How many people have actually died of COVID in China?

Xiao Yijiu/Xinhua via AP

China has currently locked down two cities in its effort to eliminate the spread of COVID prior to the start of the winter Olympics. The city of Xi’an was locked down last month after a surge of a couple hundred cases. And this week the city of Yuzhou (with 1 million people) was placed under a lockdown order because three cases were detected. Today China ordered a partial lockdown for Zhengzhou, another large city of 13 million after 11 cases were detected.

China claims that as a result of this zero COVID policy, their national death toll from the virus is 4,636, dramatically lower than anywhere else in the world. But as with everything being issued by the CCP, there’s reason to doubt these figures are remotely accurate. This week Forbes published a story suggesting the official figures were intentionally misleading.

The Chinese government reports a Covid death rate overall of 0.321 per 100,000 population. The U.S. Covid death rate is 248 per 100,000 population – 800 times higher.

Really? Much of the Western media has accepted these figures as valid, and pundits have pondered the gross failure (as it would seem) of American policies. Meanwhile, the Chinese authorities are triumphalist. As they see it, the success of their “zero covid” approach — marked by severe lockdowns for entire cities, travel bans, intensive contact tracing, military enforcement – simply demonstrates the superiority of their system.

One way to determine the actual death toll is to simply look at excess mortality, i.e. how many people died in a given year compared to other recent years. Both the NY Times and The Economist looked at data for countries around the world and found that almost everyone is probably underreporting COVID deaths, but China was in a class by itself:

The U.S. is apparently “guilty” of underreporting. According to the New York Times study, we probably undercount the prevalence of Covid deaths by about 17%. The Economist found a 7% discrepancy. They later increased their estimate of U.S. under-reporting to 30%.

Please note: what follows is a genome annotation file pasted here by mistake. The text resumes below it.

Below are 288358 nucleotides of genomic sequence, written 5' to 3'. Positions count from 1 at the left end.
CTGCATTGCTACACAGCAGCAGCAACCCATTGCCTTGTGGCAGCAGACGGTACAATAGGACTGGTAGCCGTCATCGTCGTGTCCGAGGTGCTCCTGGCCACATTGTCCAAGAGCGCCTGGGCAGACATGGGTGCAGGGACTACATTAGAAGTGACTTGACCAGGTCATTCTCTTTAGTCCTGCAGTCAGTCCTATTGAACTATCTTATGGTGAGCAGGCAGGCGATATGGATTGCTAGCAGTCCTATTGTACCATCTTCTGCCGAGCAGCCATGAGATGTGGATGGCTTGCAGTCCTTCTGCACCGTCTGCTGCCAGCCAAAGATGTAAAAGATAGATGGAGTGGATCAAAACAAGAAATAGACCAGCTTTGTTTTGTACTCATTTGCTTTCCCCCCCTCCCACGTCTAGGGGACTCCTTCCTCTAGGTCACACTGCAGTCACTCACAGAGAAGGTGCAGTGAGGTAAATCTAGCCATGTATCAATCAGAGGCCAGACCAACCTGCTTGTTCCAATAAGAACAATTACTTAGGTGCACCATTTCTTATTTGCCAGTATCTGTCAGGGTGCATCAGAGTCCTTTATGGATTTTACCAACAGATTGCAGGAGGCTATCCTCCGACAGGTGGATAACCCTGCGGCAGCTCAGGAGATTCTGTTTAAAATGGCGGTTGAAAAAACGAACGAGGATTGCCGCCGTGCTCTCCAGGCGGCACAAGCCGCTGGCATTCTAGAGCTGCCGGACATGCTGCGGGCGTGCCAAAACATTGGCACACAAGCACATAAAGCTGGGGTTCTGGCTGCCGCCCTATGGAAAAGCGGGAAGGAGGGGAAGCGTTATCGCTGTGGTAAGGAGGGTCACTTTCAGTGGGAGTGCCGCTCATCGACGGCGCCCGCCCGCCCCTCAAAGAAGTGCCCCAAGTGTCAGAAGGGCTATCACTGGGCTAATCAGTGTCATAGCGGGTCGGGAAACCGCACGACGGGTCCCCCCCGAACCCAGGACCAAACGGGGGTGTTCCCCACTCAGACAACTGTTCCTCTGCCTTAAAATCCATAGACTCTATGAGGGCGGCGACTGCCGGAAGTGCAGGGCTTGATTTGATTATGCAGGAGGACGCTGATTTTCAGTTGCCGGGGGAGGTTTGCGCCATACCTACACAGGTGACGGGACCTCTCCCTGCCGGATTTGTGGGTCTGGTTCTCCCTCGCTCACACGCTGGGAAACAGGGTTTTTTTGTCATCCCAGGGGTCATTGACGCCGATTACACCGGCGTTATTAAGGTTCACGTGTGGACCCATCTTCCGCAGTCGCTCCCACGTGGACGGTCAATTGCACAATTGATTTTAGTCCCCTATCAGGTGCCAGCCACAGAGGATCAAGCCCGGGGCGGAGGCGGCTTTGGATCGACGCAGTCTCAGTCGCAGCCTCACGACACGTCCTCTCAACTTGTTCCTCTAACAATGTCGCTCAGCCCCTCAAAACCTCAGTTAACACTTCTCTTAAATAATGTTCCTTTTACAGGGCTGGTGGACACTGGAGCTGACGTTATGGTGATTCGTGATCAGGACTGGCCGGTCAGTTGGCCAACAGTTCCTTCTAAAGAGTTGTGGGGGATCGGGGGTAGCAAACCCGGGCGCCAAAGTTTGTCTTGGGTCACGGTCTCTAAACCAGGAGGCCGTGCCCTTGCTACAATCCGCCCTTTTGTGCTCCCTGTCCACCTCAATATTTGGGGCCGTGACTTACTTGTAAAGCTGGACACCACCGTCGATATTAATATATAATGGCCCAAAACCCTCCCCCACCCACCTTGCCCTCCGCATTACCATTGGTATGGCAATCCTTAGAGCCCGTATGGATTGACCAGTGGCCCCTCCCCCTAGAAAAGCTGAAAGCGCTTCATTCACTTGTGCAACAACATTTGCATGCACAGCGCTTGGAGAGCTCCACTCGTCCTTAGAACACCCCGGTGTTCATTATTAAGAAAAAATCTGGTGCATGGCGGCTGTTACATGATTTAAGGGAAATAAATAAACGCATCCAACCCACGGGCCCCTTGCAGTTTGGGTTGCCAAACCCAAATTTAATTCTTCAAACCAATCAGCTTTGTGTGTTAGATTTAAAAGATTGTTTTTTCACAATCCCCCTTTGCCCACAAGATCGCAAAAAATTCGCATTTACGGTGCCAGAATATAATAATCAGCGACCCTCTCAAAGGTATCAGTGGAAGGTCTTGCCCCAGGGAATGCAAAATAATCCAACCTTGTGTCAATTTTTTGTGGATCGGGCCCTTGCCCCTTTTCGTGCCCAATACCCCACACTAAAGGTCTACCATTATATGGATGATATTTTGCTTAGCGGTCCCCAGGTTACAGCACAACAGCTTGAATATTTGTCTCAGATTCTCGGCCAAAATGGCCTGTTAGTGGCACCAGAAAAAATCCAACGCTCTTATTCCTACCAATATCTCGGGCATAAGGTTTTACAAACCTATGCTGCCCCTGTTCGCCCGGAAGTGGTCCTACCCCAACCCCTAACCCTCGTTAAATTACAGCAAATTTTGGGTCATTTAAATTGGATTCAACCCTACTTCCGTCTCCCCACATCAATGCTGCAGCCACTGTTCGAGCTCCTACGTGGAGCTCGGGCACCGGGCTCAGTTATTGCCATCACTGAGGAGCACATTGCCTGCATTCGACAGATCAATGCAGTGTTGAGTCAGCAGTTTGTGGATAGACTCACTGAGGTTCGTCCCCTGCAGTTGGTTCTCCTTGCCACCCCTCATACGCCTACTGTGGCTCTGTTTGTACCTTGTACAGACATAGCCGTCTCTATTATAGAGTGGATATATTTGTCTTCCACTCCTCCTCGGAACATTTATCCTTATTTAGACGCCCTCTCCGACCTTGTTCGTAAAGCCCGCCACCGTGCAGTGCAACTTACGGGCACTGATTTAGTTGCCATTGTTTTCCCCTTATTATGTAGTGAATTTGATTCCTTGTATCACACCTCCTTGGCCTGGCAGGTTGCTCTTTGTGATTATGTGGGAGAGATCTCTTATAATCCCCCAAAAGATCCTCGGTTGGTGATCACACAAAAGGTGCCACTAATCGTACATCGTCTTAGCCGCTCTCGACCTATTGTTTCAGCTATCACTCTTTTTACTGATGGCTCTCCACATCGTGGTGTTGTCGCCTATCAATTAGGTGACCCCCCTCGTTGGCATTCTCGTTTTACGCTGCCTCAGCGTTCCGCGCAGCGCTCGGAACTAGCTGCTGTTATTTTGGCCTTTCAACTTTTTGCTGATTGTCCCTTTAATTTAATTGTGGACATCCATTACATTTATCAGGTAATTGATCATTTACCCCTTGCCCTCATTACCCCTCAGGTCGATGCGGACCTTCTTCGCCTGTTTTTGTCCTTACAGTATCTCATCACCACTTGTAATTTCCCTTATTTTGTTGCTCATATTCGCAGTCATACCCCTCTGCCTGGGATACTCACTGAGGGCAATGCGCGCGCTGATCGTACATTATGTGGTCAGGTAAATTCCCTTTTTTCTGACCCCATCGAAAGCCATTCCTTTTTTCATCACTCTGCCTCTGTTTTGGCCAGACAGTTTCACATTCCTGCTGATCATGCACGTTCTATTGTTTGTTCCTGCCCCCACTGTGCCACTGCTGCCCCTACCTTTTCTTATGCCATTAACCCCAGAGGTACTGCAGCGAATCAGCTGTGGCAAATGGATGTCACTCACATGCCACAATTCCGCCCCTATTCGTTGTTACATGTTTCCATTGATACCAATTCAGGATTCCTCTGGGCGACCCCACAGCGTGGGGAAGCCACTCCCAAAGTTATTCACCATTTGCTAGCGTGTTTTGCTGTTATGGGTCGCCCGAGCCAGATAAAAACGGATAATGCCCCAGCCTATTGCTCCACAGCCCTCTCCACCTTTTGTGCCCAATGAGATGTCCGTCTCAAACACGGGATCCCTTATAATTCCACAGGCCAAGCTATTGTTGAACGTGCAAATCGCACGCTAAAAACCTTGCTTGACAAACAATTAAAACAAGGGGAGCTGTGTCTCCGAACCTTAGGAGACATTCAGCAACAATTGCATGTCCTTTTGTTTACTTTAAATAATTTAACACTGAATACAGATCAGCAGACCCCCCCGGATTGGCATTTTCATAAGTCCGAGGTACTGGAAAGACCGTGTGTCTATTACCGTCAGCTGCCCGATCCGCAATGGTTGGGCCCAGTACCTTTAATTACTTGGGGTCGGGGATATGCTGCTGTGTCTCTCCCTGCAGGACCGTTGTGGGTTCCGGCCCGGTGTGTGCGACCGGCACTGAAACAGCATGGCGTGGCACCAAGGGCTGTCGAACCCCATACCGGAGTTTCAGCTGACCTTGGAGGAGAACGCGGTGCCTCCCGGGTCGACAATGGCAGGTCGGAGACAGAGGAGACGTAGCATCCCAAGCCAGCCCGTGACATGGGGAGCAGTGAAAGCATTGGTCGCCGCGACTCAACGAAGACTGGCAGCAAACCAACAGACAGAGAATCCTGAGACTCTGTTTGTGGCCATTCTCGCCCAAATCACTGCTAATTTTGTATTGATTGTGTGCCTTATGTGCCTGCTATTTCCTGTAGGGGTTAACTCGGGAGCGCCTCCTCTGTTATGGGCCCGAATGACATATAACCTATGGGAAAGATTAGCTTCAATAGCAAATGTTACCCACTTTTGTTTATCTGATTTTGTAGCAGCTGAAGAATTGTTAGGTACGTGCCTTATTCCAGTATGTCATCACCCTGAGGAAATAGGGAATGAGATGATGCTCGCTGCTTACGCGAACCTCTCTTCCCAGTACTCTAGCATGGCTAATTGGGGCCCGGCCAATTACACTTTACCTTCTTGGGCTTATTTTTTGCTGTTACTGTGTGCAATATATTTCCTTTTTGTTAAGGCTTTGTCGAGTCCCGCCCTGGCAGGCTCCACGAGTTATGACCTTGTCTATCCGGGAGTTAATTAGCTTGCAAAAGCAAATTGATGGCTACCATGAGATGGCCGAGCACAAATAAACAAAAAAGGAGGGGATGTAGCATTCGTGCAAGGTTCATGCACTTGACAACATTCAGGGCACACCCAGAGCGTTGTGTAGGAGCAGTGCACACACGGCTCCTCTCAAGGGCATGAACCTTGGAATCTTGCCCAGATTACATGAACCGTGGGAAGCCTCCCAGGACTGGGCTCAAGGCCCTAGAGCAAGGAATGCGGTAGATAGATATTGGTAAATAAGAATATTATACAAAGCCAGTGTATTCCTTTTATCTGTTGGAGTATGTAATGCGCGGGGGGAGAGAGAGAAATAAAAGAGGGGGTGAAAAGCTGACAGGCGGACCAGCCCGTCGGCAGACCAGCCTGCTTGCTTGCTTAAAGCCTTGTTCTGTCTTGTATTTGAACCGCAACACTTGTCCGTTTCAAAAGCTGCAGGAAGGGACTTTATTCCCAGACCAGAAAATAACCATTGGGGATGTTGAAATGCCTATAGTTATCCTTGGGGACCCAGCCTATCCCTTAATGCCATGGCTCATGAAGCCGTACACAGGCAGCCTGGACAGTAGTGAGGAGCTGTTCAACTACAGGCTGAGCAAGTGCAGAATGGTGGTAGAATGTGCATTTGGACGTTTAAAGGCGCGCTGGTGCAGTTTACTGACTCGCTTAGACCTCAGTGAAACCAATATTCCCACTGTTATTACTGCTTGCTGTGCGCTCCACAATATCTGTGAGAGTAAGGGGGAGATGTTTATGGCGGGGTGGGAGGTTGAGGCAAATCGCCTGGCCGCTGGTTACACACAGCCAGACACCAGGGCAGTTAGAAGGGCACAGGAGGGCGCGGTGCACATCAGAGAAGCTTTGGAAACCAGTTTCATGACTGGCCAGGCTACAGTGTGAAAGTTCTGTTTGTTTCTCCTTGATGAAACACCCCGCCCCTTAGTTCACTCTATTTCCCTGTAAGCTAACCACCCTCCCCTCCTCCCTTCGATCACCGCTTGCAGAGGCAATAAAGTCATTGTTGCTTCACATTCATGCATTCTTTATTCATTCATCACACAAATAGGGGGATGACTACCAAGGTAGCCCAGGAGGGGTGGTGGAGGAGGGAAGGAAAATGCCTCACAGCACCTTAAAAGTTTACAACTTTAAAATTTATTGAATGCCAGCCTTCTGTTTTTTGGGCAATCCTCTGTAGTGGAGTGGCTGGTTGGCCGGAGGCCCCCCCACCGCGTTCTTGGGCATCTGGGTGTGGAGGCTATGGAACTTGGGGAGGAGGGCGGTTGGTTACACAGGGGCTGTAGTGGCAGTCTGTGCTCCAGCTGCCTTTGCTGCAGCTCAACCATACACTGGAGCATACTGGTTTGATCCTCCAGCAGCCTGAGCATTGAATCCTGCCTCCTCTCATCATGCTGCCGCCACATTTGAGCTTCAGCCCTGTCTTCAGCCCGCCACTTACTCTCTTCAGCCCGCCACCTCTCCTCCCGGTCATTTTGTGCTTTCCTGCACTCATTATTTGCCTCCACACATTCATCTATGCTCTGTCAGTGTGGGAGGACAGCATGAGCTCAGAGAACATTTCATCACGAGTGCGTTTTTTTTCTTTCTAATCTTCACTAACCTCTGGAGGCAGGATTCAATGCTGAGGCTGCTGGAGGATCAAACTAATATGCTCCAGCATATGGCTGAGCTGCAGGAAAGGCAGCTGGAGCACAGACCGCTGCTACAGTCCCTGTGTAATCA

China is another story. Its official statistics understate the Chinese Covid death rate by 17,000% (according to The Economist’s model).

In fact, based on excess mortality calculations, The Economist estimates that the true number of Covid deaths in Chinais not 4,636 – but something like 1.7 million. 

The Forbes story goes on to point out that Chinese data is mostly absent after the early months of the pandemic. It points to a list of major examinations of death rates, all of which noted that data for China was unavailable.

September 2021: A University of Washington survey, translated into the map reproduced here — shows that even 20 months into the pandemic China was not publishing data on excess mortality (half the country reported nothing at all, and the other half reported de minimis); China was the only country in the world at this point, other than Greenland and the former Spanish Sahara, that did not provide this data…

The missing data problem also emerges from an examination of the hotspot — the only hotspot for Covid in all of China — Wuhan, in Hubei province. According to China’s official statistics, Hubei has accounted for 97% of all Covid-related deaths in the country…

All of the reported deaths in Wuhan/Hubei occurred between Jan 1 and March 31 of 2020. After that, all reporting ceased.

The fact that China is not releasing excess death data (from which it knows a better estimate of COVID deaths can be estimated) is a pretty clear indication it’s hiding the numbers, not unlike what a certain NY governor did with nursing home deaths and for the same reason. China is trying to present itself as the leader in the pandemic, sending it’s shoddy vaccines abroad while relying on extensive testing and lockdowns at home. Evidence that its death toll was similar to other countries around the world would not be helpful in that PR effort so the data simply isn’t made available.

China isn’t the only country where the numbers are being underreported. Russia and India also are likely vastly underreporting the actual toll of the virus:

The official death toll is a “false figure,” according to David Spiegelhalter, a statistician at the University of Cambridge. “It’s much worse than that,” he told Newsweek…

He noted that this analysis demonstrates how some countries, including the U.S., the U.K. and Brazil, have official tallies of COVID-19 deaths that “roughly match” the number of excess deaths, while other nations have massive gaps.

Russia, he said, has reported about 235,000 deaths from COVID-19, but the number of excess deaths in the country is estimated to be as high as 850,000, indicating that many more people have likely died from the virus.

Another country with a large gap between its official count and estimated excess deaths is India. The country has reported more than 459,000 COVID-19 deaths, but excess death estimates vary between 1.2 million and 7.2 million.

So, officially, the US has the highest number of COVID deaths of any country in the world while China has some of the least, but in reality we’re probably behind several other countries and China’s numbers are likely far higher than they are admitting.